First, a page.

Moving beyond creative placemaking at AAG 2015

This April I presented a paper on my Indianapolis case study, Big Car, at the 2015 meeting of the American Association of Geographers in Chicago.

With 9.5K delegates and sessions that span all forms of geography, the conference was as busy and buzzing as you’d expect. The arts had a healthy presence in the programme and my paper, ‘Moving beyond creative placemaking: the micropublic of a social practice placemaking project’ was presented as part of the Creative Placemaking and its Micropublics. The session was convened by Martin Zebracki, University of Leeds, and Saskia Warren, University of Manchester; fellow speakers were Micheal Rios, University of California, and Annette Koh, University of Hawaii at Manoa.

My paper aimed to disrupt the creative placemaking term as one misused in the placemaking sector; from a vernacular aspect, commonly to mean any placemaking with any arts component in it; and on a policy level, as a placemaking approach that uses the arts in placemaking to economic ends. The focus of my PhD research has been on what I have come to term social practice placemaking, one where the arts are situated at the grassroots and primarily employed for social and cultural gain, the economic imperative found in creative placemaking either missing or of lower significance. Amin’s micropublics of the title was used as a theory to explain the agency of such projects to galvanise people around arts and place and this was framed in the example of my Indianapolis case study, Big Car. 


Placemaking typology

An artworked version of my placemaking typology, with explanatory text and example projects has been created by Rachel Gillies. This typology has emerged from my PhD research, firstly from my own need in process to classify projects that I see, but then to also aid the sector.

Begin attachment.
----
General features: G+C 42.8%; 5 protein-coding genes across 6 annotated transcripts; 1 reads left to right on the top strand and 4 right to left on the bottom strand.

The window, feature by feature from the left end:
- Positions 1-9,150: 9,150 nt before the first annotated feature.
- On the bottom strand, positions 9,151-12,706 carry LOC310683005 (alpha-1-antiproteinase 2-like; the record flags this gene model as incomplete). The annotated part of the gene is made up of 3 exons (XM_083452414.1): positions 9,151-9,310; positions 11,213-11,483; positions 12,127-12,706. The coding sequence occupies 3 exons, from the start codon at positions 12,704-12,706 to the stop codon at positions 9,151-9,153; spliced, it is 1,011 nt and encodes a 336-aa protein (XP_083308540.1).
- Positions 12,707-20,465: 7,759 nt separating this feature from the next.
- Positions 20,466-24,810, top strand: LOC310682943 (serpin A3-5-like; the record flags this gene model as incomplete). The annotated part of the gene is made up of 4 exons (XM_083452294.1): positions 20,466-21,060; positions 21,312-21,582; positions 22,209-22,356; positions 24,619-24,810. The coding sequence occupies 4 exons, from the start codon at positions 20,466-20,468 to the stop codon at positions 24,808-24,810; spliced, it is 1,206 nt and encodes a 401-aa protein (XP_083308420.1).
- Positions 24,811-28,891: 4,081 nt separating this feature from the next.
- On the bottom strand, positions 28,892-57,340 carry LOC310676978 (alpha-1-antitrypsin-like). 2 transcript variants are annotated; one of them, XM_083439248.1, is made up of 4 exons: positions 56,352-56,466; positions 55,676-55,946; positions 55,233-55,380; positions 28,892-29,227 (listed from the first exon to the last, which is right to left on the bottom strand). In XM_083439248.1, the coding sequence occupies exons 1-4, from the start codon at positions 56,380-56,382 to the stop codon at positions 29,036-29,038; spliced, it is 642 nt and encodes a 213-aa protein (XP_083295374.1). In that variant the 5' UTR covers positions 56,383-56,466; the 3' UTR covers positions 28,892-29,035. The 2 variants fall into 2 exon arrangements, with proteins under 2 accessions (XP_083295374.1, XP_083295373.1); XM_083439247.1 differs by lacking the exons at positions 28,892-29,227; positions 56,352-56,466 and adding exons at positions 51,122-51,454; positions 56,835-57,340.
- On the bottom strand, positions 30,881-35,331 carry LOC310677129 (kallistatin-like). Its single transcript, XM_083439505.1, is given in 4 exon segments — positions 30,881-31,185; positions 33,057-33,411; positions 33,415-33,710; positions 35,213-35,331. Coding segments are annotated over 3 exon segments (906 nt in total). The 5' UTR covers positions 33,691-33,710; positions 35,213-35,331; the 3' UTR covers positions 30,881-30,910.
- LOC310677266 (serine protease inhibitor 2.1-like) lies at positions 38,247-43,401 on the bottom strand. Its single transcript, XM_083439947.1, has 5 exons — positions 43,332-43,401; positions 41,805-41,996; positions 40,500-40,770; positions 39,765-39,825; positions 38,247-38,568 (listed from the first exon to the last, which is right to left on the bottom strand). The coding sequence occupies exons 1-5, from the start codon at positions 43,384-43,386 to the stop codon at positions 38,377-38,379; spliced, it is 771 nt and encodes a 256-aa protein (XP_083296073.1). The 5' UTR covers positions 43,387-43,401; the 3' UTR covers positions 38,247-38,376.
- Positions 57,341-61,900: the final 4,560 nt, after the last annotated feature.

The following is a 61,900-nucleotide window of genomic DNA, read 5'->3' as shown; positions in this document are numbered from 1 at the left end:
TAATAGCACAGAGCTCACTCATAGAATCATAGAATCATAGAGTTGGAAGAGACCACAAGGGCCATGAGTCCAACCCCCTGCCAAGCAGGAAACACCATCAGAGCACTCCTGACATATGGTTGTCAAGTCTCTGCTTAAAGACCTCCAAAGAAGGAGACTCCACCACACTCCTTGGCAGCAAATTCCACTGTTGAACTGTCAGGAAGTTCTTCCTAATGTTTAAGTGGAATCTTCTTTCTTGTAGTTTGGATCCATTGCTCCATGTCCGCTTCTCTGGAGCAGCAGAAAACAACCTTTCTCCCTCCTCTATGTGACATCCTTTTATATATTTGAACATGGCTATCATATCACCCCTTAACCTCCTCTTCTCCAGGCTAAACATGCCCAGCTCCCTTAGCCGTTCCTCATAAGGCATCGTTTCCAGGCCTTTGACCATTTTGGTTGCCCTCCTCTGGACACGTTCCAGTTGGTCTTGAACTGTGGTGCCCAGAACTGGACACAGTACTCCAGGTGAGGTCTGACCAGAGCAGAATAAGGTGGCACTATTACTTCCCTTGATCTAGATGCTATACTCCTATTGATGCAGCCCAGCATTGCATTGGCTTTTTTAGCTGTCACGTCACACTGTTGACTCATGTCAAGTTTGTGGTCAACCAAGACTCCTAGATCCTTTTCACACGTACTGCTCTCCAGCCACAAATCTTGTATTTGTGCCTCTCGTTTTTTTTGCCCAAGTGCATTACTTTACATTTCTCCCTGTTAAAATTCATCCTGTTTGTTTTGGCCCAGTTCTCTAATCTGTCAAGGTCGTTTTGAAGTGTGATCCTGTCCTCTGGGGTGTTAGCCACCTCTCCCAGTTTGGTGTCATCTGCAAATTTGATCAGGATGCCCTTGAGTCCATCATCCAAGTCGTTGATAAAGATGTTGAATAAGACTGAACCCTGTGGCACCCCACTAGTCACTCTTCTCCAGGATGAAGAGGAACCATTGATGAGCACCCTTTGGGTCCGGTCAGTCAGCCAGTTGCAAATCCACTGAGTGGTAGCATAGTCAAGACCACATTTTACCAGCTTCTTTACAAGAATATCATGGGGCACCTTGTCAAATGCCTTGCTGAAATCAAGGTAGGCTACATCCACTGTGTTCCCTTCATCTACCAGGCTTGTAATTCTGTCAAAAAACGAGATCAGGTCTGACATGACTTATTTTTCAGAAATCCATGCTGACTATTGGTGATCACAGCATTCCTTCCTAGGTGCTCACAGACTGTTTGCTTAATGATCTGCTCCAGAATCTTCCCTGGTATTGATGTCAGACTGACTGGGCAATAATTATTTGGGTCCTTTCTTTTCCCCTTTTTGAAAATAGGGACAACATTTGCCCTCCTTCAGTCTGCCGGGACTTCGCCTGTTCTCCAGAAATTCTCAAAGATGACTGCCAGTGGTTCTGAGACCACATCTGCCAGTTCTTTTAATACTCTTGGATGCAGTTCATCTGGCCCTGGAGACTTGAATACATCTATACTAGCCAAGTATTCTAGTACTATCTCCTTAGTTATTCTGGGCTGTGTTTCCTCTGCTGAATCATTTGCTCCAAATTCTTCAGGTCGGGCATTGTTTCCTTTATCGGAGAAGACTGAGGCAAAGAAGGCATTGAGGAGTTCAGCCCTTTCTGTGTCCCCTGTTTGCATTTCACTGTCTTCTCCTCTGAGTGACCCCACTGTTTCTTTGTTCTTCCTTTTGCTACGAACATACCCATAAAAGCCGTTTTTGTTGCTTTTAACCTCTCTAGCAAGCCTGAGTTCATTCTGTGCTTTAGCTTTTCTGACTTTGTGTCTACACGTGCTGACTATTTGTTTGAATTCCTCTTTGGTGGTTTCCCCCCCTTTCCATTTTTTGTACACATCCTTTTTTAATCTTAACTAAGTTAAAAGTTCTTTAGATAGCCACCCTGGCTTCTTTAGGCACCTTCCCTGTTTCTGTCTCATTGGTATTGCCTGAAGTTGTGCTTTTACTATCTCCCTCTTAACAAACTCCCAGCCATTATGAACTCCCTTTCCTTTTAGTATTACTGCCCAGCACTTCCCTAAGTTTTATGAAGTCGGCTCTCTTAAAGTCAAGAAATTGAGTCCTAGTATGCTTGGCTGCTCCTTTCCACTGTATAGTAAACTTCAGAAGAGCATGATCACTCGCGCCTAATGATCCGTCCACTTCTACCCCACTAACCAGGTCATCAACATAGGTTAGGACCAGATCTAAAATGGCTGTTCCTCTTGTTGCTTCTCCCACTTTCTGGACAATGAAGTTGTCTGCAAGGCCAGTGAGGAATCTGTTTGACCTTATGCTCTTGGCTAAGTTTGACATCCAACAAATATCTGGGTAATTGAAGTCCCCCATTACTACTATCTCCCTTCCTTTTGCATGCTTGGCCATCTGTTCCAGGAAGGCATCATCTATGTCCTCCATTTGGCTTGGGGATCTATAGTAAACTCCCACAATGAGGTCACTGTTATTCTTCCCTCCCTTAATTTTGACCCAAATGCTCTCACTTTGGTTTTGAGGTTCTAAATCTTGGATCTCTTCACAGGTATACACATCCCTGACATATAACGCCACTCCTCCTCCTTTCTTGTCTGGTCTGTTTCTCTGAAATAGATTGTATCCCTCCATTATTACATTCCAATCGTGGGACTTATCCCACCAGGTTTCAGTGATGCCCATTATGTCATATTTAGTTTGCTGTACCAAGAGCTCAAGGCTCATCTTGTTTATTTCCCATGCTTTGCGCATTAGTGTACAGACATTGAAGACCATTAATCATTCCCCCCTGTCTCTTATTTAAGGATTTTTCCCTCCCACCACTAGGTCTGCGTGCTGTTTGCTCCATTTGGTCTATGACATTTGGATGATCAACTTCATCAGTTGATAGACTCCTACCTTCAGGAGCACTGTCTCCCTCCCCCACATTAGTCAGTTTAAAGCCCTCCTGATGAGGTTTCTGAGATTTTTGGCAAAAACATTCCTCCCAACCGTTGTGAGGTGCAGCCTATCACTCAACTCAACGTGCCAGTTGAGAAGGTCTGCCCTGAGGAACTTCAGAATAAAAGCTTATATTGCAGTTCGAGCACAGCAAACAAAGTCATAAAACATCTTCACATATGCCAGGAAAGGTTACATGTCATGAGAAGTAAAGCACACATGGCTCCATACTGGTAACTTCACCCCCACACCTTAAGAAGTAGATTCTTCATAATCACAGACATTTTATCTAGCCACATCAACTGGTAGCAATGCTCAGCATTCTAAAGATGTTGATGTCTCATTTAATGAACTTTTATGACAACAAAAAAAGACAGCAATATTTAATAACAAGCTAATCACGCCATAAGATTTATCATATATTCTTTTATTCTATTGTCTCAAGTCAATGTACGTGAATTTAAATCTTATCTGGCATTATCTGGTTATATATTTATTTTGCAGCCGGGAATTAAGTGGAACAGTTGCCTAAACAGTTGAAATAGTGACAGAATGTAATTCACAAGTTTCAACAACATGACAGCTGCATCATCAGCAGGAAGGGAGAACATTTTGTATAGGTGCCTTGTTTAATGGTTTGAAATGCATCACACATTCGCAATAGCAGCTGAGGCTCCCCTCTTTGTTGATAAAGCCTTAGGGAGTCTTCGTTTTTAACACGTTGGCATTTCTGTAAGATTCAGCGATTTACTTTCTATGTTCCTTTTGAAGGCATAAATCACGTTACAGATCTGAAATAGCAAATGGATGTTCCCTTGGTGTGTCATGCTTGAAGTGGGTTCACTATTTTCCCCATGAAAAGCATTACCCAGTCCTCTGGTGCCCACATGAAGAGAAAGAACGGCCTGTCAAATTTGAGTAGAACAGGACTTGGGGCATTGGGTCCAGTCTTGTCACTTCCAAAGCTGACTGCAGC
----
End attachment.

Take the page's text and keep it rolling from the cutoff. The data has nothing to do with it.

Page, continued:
The typology can be found here as well as below. 

Whilst various types of placemaking may share common concerns, essentially the making of place by actors in the urban realm, there is a need for a clear classification of practice in the sector for several reasons, not least the risk of an attenuation of the term and practice of placemaking. Owen (1984) states that community art’s failure to construct its own theoretical framework was reason for its relative devaluing in the art sector. If the placemaking sector does not create its own theoretical framework it risks a similar reduction of a “naïve romanticism” of its claims to outcomes and a side-lining in urban design and planning as a creative, worthy “welfare arts” (ibid., p29) adjunct to be deployed tactically by social service administrations and for city marketing and regeneration, rather than as a meaningful strategy for urban living (Schneekloth and Shibley 2000 p130). This would only be compounded by the cumulative confusion augmented by the competing demands made and expectations of placemaking (Markusen and Gadwa 2012, Fleming 2007).

It is hoped that the sharing of knowledge across types of placemaking will redress exclusory power practices by uncovering the many different types of placemaking undertaken by different ecologies of practice and people and result in the opening up of a continually negotiated border position that Schneekloth and Shibley (2000) advocates.

A placemaking typology then could illuminate nuanced practice for this professional cohort, as well as clearly articulating to those outside of the placemaking sector the variety of and value in these practices.

The typology will appear in my PhD thesis in this form that has a magnification of social practice placemaking as the focus of my research, and also with an equally weighted form.